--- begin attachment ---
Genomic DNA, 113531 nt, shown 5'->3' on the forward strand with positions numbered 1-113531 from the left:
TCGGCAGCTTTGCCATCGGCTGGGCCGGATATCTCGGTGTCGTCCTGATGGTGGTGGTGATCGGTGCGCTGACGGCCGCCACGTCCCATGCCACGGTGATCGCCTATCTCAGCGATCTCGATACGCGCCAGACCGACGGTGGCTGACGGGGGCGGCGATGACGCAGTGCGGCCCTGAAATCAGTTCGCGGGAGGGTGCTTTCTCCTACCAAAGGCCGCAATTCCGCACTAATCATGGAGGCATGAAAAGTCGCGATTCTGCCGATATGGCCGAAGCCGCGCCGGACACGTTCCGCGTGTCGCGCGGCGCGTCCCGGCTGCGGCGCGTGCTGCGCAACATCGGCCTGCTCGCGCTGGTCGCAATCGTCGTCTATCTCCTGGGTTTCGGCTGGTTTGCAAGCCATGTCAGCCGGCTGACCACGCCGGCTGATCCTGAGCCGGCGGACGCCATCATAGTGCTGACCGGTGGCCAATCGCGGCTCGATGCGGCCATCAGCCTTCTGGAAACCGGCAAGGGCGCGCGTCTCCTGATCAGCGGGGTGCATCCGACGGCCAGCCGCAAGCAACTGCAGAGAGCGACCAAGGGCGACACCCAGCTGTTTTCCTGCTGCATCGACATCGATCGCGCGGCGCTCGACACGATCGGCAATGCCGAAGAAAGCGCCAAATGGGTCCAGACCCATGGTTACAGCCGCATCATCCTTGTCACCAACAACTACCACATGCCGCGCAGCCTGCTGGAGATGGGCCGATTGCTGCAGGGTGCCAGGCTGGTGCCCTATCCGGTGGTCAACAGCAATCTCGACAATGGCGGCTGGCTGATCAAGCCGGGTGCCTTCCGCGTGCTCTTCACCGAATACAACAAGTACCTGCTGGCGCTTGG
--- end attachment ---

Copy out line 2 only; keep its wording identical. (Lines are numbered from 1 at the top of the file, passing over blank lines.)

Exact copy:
TCGGCAGCTTTGCCATCGGCTGGGCCGGATATCTCGGTGTCGTCCTGATGGTGGTGGTGATCGGTGCGCTGACGGCCGCCACGTCCCATGCCACGGTGATCGCCTATCTCAGCGATCTCGATACGCGCCAGACCGACGGTGGCTGACGGGGGCGGCGATGACGCAGTGCGGCCCTGAAATCAGTTCGCGGGAGGGTGCTTTCTCCTACCAAAGGCCGCAATTCCGCACTAATCATGGAGGCATGAAAAGTCGCGATTCTGCCGATATGGCCGAAGCCGCGCCGGACACGTTCCGCGTGTCGCGCGGCGCGTCCCGGCTGCGGCGCGTGCTGCGCAACATCGGCCTGCTCGCGCTGGTCGCAATCGTCGTCTATCTCCTGGGTTTCGGCTGGTTTGCAAGCCATGTCAGCCGGCTGACCACGCCGGCTGATCCTGAGCCGGCGGACGCCATCATAGTGCTGACCGGTGGCCAATCGCGGCTCGATGCGGCCATCAGCCTTCTGGAAACCGGCAAGGGCGCGCGTCTCCTGATCAGCGGGGTGCATCCGACGGCCAGCCGCAAGCAACTGCAGAGAGCGACCAAGGGCGACACCCAGCTGTTTTCCTGCTGCATCGACATCGATCGCGCGGCGCTCGACACGATCGGCAATGCCGAAGAAAGCGCCAAATGGGTCCAGACCCATGGTTACAGCCGCATCATCCTTGTCACCAACAACTACCACATGCCGCGCAGCCTGCTGGAGATGGGCCGATTGCTGCAGGGTGCCAGGCTGGTGCCCTATCCGGTGGTCAACAGCAATCTCGACAATGGCGGCTGGCTGATCAAGCCGGGTGCCTTCCGCGTGCTCTTCACCGAATACAACAAGTACCTGCTGGCGCTTGG